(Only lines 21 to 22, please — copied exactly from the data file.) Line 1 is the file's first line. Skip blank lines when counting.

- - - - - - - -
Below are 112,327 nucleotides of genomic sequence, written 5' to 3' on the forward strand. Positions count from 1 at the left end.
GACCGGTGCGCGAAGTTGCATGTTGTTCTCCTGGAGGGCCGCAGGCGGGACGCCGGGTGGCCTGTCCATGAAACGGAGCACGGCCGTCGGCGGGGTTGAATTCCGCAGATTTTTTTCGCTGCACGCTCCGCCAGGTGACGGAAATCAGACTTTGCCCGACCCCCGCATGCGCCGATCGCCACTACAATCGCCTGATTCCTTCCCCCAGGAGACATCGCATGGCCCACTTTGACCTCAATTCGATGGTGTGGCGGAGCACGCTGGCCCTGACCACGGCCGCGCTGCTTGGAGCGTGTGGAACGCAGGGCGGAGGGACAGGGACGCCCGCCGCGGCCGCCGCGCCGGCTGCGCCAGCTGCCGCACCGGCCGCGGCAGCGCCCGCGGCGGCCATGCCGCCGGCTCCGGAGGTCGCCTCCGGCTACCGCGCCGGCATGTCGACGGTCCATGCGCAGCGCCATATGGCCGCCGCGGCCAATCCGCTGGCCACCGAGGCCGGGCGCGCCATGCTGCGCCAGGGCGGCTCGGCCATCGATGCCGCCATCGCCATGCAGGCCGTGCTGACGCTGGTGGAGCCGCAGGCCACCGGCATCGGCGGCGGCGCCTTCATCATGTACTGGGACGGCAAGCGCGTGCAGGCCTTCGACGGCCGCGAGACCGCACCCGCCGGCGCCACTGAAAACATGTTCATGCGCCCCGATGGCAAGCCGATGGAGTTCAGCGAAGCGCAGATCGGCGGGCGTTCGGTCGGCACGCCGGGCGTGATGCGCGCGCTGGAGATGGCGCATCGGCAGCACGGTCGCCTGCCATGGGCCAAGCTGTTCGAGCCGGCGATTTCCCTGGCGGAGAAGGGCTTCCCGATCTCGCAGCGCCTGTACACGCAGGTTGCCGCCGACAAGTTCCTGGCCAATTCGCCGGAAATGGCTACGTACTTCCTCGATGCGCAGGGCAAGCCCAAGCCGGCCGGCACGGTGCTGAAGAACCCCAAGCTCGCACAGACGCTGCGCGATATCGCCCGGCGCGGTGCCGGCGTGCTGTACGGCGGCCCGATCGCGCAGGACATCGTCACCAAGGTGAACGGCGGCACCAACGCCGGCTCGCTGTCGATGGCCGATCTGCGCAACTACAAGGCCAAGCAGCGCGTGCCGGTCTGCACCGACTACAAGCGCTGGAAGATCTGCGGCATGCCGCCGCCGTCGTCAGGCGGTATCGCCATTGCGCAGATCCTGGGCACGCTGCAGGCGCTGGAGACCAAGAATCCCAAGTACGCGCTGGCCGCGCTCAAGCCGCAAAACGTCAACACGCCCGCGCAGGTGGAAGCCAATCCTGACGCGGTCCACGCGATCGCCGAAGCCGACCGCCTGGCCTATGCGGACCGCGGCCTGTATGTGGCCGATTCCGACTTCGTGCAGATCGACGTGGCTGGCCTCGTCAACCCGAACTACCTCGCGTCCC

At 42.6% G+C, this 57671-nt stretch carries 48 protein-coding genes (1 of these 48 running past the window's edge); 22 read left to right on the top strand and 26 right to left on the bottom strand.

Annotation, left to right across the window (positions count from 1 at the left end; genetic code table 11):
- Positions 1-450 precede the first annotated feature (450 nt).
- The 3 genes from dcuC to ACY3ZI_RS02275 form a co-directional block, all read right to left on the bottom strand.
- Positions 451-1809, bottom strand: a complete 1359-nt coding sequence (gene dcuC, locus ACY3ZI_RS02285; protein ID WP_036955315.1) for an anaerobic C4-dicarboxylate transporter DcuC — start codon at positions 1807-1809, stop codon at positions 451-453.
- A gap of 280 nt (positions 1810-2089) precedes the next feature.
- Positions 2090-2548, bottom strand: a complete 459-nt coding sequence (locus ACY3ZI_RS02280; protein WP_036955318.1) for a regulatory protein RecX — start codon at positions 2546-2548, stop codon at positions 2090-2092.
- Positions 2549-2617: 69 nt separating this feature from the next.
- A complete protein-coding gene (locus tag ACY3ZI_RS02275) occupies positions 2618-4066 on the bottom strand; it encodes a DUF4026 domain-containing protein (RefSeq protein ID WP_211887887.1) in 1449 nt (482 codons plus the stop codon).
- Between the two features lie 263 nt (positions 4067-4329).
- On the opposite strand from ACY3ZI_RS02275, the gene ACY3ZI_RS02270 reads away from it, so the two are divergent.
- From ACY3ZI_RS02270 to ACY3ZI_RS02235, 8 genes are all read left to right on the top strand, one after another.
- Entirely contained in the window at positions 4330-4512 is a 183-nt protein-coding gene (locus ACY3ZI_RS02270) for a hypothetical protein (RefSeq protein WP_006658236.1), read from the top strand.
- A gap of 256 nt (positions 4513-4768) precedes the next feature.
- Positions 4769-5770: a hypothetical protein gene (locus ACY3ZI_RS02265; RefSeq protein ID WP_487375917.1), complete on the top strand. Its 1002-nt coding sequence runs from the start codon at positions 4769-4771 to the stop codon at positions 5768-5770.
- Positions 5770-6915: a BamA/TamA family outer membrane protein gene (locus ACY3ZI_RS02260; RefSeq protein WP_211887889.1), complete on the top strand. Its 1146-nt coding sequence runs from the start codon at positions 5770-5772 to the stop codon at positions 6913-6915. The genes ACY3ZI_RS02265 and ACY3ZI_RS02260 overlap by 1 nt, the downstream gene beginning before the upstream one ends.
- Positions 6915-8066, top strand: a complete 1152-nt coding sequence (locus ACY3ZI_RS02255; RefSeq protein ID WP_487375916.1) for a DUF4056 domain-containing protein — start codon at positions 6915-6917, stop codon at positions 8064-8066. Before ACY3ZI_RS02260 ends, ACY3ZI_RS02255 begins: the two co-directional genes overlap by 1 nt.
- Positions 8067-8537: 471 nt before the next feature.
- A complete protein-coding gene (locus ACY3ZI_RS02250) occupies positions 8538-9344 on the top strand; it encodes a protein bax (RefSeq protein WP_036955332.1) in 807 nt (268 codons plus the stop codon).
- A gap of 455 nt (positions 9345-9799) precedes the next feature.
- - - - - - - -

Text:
- A complete protein-coding gene (locus ACY3ZI_RS02250) occupies positions 8538-9344 on the top strand; it encodes a protein bax (RefSeq protein WP_036955332.1) in 807 nt (268 codons plus the stop codon).
- A gap of 455 nt (positions 9345-9799) precedes the next feature.